Many Montanans in 1959 had lived through the Helena earthquake of 1935. Even if they weren’t in the capital city at the time, they could remember news of the destruction – more than $4 million in property damages and four people left dead. The earthquake of ‘35 was the worst natural disaster to hit the Treasure State since the Great Fire of 1910. And in 1949 Montanans endured even more misfortune with the loss of thirteen men and 4,500 acres to the Mann Gulch Fire along the upper Missouri River. Each of these disasters had resulted in tragedy and the Hebgen Lake earthquake of 1959 was no different.

At 11:37pm on August 17, 1959 an earthquake measuring between 7.3 and 7.5 struck in Madison Canyon, west of Yellowstone National Park. The earthquake lasted 30-40 seconds (with multiple aftershocks) and the shockwaves caused numerous seiches (standing waves) on Hebgen Lake, along with the worst landslides in the Northwestern United States since 1927.

The earthquake, aftershocks, and landslides caused parts of Hebgen Lake to rise as much as eight feet and created hurricane-force winds in the valley. Because it was summer and the location was in such close proximity to Yellowstone, campgrounds in the area were occupied with visitors, some of which were sleeping when the earthquake struck. Landslides swept people and property away, wind blew over car and trailers, and a seiche from Hebgen Lake flooded nearby campgrounds.

At Yellowstone, the earthquake caused new geysers and cracks to form and damaged the Old Faithful Inn, which had to be evacuated. The town of Ennis was evacuated as well due to concerns that Hebgen Lake would flood the area. (It was later discovered that a landslide blocked this from happening.)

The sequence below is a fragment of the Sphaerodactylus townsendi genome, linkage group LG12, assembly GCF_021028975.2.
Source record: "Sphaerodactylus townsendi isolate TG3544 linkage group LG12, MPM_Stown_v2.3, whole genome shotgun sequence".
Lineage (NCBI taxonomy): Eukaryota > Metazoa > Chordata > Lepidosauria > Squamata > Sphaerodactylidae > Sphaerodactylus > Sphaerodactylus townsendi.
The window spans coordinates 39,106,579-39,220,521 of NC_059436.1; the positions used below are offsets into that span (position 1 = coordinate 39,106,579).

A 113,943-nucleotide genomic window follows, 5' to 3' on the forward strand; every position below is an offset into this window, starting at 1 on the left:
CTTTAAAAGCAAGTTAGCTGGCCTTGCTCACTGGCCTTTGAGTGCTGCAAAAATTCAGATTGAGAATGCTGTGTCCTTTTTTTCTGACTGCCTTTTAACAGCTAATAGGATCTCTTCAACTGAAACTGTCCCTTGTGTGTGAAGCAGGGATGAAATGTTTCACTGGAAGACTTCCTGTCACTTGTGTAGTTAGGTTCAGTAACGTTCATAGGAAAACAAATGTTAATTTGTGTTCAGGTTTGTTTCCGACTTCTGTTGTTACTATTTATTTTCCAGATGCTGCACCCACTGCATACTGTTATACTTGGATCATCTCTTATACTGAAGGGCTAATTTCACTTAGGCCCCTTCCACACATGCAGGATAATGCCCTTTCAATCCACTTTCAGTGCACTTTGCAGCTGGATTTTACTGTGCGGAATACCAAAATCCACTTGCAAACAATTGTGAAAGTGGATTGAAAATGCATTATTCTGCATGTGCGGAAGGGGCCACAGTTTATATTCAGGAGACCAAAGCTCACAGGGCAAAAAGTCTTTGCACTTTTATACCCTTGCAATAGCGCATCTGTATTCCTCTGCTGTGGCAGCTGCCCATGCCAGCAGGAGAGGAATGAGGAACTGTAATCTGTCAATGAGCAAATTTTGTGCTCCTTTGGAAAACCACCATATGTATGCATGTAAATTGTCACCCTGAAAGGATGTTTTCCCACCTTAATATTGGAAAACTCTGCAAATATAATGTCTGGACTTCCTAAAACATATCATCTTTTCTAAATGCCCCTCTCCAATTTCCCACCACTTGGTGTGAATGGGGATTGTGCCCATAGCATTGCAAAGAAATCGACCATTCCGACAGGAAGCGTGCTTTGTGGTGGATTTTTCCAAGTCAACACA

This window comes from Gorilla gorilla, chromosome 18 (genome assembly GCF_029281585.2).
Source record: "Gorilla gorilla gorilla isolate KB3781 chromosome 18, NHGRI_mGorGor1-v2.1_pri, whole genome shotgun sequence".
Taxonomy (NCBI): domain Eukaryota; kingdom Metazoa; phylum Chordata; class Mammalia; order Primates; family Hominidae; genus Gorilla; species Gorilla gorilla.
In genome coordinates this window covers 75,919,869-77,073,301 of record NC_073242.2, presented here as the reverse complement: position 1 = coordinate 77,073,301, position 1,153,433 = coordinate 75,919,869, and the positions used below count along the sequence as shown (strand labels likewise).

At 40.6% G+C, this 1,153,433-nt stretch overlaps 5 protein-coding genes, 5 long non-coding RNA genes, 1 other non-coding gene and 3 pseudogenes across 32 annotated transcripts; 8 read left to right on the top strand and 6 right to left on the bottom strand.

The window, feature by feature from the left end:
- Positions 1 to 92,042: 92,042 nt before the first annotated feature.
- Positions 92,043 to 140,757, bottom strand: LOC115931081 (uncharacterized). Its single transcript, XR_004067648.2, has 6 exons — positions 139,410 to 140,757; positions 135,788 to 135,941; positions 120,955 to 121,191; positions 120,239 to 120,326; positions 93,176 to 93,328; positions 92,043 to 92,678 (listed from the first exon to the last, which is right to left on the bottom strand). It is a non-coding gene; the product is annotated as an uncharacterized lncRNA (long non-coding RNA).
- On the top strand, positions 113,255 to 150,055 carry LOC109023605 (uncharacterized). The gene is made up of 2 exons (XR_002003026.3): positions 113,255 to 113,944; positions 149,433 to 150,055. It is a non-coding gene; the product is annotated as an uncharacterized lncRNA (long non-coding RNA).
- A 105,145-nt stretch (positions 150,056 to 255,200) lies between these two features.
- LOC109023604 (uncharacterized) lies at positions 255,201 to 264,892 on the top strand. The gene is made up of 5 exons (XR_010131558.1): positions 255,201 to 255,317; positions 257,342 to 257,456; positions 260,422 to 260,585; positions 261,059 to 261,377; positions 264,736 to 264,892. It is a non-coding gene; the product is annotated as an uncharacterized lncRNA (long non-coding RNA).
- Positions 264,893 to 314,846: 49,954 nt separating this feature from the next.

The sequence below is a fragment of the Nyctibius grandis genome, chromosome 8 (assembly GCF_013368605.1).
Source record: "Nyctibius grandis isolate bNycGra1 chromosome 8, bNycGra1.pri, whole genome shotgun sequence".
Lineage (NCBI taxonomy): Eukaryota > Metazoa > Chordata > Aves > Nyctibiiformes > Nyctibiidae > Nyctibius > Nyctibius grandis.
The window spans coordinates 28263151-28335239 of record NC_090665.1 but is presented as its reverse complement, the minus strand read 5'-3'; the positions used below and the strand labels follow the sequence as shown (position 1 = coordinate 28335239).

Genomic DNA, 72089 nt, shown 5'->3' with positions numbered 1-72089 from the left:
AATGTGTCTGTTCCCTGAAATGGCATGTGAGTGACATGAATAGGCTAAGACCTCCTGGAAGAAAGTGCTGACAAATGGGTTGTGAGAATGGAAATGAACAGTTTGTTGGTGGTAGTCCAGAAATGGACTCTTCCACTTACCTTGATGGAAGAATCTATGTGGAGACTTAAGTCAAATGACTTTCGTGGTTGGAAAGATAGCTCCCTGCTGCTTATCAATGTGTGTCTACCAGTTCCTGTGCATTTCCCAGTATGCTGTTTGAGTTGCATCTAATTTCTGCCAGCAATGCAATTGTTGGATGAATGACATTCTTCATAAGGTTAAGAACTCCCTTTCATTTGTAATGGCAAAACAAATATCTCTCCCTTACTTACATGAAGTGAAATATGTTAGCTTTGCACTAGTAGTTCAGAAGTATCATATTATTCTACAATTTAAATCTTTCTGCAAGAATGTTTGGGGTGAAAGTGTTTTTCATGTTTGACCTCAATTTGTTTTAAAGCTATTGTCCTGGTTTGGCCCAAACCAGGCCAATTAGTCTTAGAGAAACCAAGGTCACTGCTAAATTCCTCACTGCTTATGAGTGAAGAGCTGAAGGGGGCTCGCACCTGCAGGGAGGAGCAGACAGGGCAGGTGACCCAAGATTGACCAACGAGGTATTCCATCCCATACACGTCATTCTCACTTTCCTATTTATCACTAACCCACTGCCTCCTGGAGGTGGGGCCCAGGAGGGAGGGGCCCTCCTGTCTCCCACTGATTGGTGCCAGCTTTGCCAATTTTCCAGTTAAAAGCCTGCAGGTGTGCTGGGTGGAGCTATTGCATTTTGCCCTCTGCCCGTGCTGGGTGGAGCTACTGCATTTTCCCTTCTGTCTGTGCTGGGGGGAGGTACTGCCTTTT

Meanwhile, roads and highways around Hebgen Lake collapsed into the water. Fault scarps – some nearly 20 feet high – caused damage to other roads and structures. More roads still became blocked by landslides.

Evacuation and response to the disaster became difficult with roads cut off and the situation was exacerbated by the fact that telephone communications between Yellowstone and Bozeman had been severed.

Areas all over the state and beyond experienced the effects of the earthquake. Fatalities reached as far as Raynolds Pass in Idaho, where eight people were killed in a landslide, and minor effects were felt as far away as Puerto Rico, where the earthquake caused water in wells to drop .01 feet. A landslide which blocked the Madison River, caused the water to flood, creating a new lake which was later dubbed Quake Lake. Altogether, $11 million dollars in damage was done and upwards of 28 people were killed. A memorial service was held for those buried in the slide at Madison Canyon and a plaque was later hung in their honor, upon completion of the Quake Lake Visitors Center.

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